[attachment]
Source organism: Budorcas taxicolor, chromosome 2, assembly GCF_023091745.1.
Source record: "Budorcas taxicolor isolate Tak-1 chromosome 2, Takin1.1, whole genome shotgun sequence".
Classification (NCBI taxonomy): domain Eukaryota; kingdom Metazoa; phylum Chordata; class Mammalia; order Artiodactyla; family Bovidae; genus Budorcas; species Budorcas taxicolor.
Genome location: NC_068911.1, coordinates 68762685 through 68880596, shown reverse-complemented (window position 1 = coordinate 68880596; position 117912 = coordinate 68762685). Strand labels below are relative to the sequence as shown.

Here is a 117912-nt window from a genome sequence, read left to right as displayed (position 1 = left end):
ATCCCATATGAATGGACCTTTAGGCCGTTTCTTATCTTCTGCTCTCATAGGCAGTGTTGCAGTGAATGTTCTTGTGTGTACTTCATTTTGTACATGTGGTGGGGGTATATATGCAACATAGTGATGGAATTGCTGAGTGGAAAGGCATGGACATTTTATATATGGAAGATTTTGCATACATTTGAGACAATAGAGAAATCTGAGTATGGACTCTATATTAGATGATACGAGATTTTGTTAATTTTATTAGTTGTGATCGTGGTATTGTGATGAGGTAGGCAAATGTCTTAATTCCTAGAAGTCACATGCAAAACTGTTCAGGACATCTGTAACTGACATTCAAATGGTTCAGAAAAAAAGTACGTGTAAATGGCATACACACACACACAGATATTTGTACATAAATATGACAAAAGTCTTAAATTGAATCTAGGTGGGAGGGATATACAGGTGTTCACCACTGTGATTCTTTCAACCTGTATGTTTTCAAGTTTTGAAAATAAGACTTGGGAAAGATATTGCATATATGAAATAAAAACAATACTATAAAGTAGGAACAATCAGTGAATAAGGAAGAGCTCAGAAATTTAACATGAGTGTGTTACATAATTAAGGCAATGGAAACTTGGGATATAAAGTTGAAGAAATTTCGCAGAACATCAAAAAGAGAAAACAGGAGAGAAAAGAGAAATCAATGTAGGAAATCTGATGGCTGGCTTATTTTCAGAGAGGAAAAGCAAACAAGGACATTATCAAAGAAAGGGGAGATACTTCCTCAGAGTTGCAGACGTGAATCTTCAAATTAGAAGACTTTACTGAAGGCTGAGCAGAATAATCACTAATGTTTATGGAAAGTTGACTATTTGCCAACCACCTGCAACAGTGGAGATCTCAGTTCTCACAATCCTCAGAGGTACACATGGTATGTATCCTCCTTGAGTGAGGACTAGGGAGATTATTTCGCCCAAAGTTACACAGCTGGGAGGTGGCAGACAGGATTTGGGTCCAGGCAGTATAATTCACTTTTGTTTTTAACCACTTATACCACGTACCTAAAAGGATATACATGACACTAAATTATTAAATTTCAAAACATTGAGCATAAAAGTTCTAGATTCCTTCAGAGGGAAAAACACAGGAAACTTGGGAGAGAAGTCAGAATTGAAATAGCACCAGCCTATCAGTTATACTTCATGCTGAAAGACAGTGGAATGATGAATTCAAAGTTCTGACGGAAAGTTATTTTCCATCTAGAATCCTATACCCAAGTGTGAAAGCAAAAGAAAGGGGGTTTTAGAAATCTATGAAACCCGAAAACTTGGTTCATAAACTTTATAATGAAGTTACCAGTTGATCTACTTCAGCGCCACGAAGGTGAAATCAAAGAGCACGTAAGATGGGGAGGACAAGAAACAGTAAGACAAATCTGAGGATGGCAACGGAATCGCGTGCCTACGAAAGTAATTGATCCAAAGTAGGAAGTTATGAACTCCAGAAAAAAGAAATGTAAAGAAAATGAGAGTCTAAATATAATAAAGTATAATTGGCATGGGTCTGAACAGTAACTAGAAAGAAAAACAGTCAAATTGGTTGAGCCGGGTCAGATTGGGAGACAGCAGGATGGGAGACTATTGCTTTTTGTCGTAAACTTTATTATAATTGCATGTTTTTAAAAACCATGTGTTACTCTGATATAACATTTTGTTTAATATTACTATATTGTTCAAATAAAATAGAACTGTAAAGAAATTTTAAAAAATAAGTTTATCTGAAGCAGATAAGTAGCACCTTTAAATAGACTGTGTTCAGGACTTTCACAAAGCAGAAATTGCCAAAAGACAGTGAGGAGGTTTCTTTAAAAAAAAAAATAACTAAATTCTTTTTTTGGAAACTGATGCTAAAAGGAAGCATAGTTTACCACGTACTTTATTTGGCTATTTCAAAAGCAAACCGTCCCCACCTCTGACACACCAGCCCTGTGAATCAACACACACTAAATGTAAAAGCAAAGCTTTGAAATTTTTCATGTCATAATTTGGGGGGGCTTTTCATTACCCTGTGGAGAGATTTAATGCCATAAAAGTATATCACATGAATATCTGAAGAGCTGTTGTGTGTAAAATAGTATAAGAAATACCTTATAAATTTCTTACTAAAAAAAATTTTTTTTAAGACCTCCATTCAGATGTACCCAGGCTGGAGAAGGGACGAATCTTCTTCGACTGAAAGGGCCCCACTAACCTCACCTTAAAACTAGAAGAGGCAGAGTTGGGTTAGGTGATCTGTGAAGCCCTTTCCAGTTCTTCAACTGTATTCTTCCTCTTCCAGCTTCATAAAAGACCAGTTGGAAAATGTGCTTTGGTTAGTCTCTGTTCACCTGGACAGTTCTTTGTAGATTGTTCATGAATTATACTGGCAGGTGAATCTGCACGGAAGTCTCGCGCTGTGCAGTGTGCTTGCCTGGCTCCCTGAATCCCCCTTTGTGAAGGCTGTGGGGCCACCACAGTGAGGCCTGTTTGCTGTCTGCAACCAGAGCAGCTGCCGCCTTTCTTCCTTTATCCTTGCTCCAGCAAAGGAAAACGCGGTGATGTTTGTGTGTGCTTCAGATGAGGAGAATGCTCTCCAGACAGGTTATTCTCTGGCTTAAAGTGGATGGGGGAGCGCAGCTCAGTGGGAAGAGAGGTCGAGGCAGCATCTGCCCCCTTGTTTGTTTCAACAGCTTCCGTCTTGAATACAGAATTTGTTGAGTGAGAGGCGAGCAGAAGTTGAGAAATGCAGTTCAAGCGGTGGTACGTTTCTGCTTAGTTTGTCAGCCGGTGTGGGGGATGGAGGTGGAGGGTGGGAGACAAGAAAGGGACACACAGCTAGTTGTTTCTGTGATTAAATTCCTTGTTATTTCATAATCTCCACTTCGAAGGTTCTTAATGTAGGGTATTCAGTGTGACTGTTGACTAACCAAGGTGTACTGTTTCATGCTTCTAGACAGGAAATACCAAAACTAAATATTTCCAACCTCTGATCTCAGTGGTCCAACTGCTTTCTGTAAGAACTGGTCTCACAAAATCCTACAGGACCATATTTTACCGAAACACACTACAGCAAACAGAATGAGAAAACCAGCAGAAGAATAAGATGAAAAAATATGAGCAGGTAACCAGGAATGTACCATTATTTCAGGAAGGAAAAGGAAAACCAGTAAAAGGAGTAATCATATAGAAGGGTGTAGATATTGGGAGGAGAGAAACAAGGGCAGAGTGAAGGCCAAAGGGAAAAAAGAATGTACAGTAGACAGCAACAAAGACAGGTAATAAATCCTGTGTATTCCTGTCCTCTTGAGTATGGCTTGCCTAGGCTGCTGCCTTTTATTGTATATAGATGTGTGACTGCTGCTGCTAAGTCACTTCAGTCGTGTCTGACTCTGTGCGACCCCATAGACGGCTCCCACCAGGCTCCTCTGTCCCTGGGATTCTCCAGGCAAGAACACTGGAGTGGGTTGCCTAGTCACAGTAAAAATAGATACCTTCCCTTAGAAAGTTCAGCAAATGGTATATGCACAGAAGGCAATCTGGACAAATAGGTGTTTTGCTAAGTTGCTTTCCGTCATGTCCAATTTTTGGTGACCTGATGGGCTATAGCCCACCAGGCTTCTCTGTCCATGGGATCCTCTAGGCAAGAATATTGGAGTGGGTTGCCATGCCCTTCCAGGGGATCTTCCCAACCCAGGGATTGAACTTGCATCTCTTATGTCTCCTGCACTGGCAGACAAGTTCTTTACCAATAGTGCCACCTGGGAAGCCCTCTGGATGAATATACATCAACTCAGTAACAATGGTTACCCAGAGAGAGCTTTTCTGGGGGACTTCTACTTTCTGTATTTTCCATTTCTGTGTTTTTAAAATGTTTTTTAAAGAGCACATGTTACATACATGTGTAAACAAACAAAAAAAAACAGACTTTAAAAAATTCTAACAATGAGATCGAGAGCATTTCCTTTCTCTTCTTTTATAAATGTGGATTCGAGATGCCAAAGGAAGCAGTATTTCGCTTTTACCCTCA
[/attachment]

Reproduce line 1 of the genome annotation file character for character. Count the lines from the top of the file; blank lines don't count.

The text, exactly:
Source organism: Budorcas taxicolor, chromosome 2, assembly GCF_023091745.1.